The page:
"How sad," Melly said.
"Sad indeed, but not as sad as you might think," Gramps said. "For as she met such selfish and self-important princes, the princess began to see more clearly. She began to realize she wanted a prince who would care for her and to do that he would first have to think of her. The princess wanted to be appreciated, and so she began thanking the servants each time they did something for her, rather than just expecting them to do it. I may not find her prince, she thought, but I can be the kind of person such a prince would desire to marry. She even took up a hobby--portrait painting. Her parents despised such an unroyal hobby, but the princess stood up to them and did it all the same. She painted her parents, the servants, even the princes who had visited her. The court painter gave her lessons at first, but in time she could dabble on her own and only went to him when she had specific questions, needed advice, or simply wanted to show him something she'd painted and particularly liked. The court painter became her mentor, and more than a mentor he became like a father to her."
"Oh! He sounds very nice," Melly exclaimed.
"He was a very nice man," her Gramps replied, "and a wise man too. Humble even. He did not let his talent and position to go to his head. And so another year, and then two went by. Prince's no longer came to meet the princess. 'An old maid!' her mother exclaimed. 'My daughter is an old maid!' It hurt to be called such, for she still felt very young, but the princess took it in stride. She would rather live an old maid and be happy with her painting than be miserably married to a prince who didn't love her. 'Who will rule this kingdom after me?' her father asked. 'Cousin Ferdinand will inherit if I don't marry. You know that,' the princess reminded him, but he just shook his head in despair."
"Does the princess ever get married?" Melly asked.
"Patience, my little one," Gramps said. "I'm getting to that. One day the princess was particularly pleased with the painting she'd completed. So, she went to find the court painter to have him come see. She could have asked a servant to find him, but she wanted to stretch after having sat for such a time. As she crossed the entrance hall she heard trumpets and wondered who could have come. It had been quite some time since any prince had come. Then, realizing she still had on her painting smock, she hurried across the hall. She safely reached the other end but paused. She decided to wait behind a pillar so that she could see who had come rather than waiting until someone came by to inform her later. Soon the grand doors opened and the Prime Minister followed behind a rather handsome young man. The princess had seen much grander and handsomer princes. She wondered who this one might be, but she stood too far away to hear what the Prime Minister said to him."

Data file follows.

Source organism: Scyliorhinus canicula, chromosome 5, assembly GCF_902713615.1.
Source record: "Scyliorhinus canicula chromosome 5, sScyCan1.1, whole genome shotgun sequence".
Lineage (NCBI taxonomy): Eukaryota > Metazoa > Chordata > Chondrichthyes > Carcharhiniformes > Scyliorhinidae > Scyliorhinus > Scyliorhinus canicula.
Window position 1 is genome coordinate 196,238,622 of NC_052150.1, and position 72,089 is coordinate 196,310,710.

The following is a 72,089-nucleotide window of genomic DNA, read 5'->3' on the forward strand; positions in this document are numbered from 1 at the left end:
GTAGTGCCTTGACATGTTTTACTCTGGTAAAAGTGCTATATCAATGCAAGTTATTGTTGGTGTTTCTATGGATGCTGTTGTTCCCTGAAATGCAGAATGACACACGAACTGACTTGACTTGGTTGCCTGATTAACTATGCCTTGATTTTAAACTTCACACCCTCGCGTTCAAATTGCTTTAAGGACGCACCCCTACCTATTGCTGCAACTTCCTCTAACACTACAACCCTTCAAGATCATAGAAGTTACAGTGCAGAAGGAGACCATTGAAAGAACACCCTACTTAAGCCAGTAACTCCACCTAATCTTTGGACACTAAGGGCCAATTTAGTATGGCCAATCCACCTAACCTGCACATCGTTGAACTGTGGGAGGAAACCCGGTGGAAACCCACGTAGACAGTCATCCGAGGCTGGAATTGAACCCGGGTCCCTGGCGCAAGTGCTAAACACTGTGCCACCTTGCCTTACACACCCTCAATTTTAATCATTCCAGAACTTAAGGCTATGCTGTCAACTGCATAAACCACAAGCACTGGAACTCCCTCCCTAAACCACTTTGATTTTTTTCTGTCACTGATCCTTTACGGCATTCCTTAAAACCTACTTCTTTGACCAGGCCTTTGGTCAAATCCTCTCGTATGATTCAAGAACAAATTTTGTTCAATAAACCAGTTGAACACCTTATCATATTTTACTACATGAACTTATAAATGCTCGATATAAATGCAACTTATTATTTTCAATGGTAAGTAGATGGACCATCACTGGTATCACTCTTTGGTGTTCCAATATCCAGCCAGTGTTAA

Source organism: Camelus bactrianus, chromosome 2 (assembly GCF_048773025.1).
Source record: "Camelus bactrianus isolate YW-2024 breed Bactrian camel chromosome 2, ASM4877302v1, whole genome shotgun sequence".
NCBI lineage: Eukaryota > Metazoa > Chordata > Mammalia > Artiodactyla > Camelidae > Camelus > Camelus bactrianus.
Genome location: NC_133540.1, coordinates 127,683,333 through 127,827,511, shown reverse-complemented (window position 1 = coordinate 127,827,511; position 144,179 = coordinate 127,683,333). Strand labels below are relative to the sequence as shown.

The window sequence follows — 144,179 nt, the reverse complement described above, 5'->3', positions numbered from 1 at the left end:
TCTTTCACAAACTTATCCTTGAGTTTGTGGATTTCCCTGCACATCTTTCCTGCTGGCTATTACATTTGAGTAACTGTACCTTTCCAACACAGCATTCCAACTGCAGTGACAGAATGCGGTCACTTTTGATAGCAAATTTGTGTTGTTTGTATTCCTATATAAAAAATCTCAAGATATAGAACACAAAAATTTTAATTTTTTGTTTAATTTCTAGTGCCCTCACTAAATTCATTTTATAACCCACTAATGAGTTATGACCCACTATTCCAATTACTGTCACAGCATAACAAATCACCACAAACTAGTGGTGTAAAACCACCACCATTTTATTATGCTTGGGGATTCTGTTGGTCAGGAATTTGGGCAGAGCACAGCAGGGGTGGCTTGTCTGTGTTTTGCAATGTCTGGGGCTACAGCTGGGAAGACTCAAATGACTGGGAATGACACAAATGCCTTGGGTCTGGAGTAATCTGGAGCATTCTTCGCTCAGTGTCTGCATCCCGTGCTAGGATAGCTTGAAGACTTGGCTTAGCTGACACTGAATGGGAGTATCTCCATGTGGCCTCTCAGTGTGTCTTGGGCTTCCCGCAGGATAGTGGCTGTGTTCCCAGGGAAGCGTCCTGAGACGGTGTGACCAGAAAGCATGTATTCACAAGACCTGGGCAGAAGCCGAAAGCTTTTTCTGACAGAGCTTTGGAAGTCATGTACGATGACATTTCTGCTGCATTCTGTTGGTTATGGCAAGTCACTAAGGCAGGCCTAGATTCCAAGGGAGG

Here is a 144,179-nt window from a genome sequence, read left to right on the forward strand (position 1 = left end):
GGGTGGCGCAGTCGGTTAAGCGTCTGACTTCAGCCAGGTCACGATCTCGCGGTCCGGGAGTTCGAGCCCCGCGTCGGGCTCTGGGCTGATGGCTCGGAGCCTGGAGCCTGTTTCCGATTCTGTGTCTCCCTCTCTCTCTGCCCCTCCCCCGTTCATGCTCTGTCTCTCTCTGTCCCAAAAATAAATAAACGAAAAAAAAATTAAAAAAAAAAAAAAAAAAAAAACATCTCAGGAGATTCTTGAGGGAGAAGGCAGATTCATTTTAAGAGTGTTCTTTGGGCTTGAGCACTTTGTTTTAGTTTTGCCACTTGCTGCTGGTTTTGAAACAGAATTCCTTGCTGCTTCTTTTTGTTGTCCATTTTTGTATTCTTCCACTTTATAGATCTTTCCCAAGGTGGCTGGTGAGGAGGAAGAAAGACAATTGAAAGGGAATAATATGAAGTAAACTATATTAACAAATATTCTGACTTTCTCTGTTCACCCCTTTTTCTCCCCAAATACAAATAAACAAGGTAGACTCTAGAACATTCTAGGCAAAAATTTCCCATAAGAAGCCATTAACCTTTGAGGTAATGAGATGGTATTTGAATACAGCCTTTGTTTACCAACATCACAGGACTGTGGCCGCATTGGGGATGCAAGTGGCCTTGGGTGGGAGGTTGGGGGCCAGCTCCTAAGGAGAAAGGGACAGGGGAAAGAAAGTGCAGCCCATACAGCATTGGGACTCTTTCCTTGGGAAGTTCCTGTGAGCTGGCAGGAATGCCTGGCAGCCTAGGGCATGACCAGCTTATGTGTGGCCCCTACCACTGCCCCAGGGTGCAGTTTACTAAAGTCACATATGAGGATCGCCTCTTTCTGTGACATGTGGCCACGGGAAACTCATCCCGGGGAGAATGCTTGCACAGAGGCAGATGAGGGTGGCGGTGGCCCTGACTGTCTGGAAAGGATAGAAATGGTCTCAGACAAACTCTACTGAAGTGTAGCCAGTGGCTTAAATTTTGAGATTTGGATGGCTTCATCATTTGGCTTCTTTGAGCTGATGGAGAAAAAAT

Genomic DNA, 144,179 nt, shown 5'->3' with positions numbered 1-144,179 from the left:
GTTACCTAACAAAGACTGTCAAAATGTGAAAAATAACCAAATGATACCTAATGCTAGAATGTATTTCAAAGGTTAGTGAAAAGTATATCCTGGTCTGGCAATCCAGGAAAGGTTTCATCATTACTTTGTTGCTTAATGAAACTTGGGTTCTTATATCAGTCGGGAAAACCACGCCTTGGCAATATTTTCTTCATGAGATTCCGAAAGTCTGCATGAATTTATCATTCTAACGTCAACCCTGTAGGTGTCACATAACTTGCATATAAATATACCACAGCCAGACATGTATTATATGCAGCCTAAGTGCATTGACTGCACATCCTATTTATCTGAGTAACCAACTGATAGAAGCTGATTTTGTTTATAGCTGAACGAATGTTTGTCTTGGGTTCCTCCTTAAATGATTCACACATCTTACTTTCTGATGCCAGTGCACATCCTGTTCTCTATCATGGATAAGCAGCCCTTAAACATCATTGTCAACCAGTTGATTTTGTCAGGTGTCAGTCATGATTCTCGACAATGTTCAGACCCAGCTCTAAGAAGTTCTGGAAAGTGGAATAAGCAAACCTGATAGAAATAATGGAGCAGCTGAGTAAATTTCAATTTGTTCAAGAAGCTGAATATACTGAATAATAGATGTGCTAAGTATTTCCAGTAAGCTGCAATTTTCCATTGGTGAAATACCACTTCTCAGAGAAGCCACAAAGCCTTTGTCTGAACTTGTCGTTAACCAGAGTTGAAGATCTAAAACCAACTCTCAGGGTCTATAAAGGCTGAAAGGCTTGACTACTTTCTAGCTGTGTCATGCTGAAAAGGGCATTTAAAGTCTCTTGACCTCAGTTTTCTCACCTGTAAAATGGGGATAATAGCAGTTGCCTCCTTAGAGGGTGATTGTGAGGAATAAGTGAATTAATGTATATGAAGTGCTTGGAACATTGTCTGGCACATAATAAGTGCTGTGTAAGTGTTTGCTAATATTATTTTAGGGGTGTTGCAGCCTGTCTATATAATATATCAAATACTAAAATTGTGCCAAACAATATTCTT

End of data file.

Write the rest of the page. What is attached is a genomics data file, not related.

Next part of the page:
"Oo. I bet it's her prince." Melly clapped her hand, her eyes alight.
"It might be," Gramps replied. "Now settle down."
Melly sat back, folding her arms to keep from clapping.
"The Prime Minister led the young man out of the hall toward the throne room." Gramps continued. "The princess sighed, for she had seen the visitor but still did not know his name nor why he'd come. Knowing that she'd eventually find out she continued on the the room the court painter worked in. She told him about the arrival as well as her finished painting. He couldn't go with her to see it then, but promised to come by later to see it. The princess slowly wandered back to her room, still thinking on the visitor. She wondered what about him had caught her attention so. At dinner that night her parents presented her to the honorable Prince Jarold. 'A pleasure to meet you, Princess Amethyst,' Prince Jarold said as he bowed over her hand."
"Oh, Amethyst--what a lovely name!" Melly exclaimed.